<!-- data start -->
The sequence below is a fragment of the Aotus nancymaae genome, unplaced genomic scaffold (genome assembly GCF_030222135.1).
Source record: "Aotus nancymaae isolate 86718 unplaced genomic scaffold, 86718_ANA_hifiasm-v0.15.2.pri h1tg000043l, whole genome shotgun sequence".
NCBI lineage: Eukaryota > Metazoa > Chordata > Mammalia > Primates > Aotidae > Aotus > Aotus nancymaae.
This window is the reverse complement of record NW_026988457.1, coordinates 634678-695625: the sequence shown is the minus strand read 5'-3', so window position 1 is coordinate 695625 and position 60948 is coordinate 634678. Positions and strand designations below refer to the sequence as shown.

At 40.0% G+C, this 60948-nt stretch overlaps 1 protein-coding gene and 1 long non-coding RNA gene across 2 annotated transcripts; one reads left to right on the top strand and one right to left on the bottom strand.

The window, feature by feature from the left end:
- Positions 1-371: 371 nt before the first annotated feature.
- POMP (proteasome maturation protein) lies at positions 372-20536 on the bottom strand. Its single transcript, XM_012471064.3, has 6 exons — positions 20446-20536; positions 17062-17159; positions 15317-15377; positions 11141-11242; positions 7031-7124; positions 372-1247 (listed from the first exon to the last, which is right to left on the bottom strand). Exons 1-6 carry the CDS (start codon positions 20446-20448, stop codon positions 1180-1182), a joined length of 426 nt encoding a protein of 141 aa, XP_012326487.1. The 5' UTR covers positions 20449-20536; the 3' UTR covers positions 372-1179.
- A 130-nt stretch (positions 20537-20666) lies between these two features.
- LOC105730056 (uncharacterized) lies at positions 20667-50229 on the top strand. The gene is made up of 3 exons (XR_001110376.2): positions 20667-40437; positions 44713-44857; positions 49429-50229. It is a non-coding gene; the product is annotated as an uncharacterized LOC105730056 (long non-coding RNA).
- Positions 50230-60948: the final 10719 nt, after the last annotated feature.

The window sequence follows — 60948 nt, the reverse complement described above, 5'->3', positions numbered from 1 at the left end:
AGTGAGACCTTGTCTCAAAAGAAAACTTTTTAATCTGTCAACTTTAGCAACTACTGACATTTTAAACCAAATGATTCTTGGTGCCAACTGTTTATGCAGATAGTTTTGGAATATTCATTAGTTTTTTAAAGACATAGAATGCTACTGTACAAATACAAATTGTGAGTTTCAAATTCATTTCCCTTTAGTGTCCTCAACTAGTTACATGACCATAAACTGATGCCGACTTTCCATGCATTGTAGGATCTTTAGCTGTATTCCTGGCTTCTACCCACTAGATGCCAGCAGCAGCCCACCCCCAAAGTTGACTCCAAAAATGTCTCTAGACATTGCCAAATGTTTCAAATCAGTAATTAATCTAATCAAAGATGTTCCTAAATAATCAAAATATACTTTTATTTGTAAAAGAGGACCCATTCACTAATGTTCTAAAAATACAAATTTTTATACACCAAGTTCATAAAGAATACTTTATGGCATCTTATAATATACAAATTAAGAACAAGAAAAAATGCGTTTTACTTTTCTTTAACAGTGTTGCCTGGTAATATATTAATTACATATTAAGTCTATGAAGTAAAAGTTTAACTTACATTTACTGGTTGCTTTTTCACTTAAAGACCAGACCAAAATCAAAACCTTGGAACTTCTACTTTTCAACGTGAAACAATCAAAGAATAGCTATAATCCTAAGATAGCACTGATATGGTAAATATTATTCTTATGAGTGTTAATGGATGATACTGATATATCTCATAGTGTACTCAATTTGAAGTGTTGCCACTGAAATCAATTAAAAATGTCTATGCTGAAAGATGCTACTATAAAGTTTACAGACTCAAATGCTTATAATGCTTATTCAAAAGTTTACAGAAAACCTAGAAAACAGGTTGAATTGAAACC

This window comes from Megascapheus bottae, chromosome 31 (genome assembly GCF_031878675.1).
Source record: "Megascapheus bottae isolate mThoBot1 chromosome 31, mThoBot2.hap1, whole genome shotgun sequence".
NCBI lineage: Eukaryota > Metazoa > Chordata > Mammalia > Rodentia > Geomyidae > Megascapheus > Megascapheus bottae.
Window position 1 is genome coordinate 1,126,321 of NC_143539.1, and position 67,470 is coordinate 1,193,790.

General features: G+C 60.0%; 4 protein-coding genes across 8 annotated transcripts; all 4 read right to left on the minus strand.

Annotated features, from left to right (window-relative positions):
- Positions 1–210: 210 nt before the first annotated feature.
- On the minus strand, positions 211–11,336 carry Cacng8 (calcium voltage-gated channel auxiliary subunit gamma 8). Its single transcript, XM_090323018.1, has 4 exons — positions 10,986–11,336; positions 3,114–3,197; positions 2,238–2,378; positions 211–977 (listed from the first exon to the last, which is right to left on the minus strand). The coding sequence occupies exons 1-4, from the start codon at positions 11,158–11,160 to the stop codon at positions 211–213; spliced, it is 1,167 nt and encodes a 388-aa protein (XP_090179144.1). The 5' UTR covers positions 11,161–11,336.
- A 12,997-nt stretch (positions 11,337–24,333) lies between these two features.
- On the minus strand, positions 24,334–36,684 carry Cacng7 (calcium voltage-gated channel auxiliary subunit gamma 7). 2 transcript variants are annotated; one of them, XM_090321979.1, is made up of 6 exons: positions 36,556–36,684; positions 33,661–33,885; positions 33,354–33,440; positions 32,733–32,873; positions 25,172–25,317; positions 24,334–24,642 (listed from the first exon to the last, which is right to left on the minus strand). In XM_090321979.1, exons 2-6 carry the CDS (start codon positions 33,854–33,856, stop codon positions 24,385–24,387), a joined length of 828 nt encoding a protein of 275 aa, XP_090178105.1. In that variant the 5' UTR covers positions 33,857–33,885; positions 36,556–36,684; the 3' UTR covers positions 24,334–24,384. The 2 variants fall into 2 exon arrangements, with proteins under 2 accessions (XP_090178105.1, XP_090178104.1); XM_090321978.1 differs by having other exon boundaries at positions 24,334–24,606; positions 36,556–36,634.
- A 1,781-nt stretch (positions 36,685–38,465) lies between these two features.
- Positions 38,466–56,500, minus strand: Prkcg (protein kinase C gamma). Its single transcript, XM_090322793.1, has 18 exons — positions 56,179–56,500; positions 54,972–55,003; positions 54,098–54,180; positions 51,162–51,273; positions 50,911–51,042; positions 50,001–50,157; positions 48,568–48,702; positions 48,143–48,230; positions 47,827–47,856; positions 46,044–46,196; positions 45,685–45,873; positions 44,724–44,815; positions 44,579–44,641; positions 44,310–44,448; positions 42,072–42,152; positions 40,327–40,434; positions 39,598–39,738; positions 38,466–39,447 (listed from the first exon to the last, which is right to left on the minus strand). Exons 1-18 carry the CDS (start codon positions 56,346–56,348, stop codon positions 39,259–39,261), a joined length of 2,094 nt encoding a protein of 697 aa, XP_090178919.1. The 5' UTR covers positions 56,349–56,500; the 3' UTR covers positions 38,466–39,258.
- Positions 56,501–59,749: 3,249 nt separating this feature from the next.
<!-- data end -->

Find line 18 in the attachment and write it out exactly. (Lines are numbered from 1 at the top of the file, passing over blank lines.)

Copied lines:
General features: G+C 60.0%; 4 protein-coding genes across 8 annotated transcripts; all 4 read right to left on the minus strand.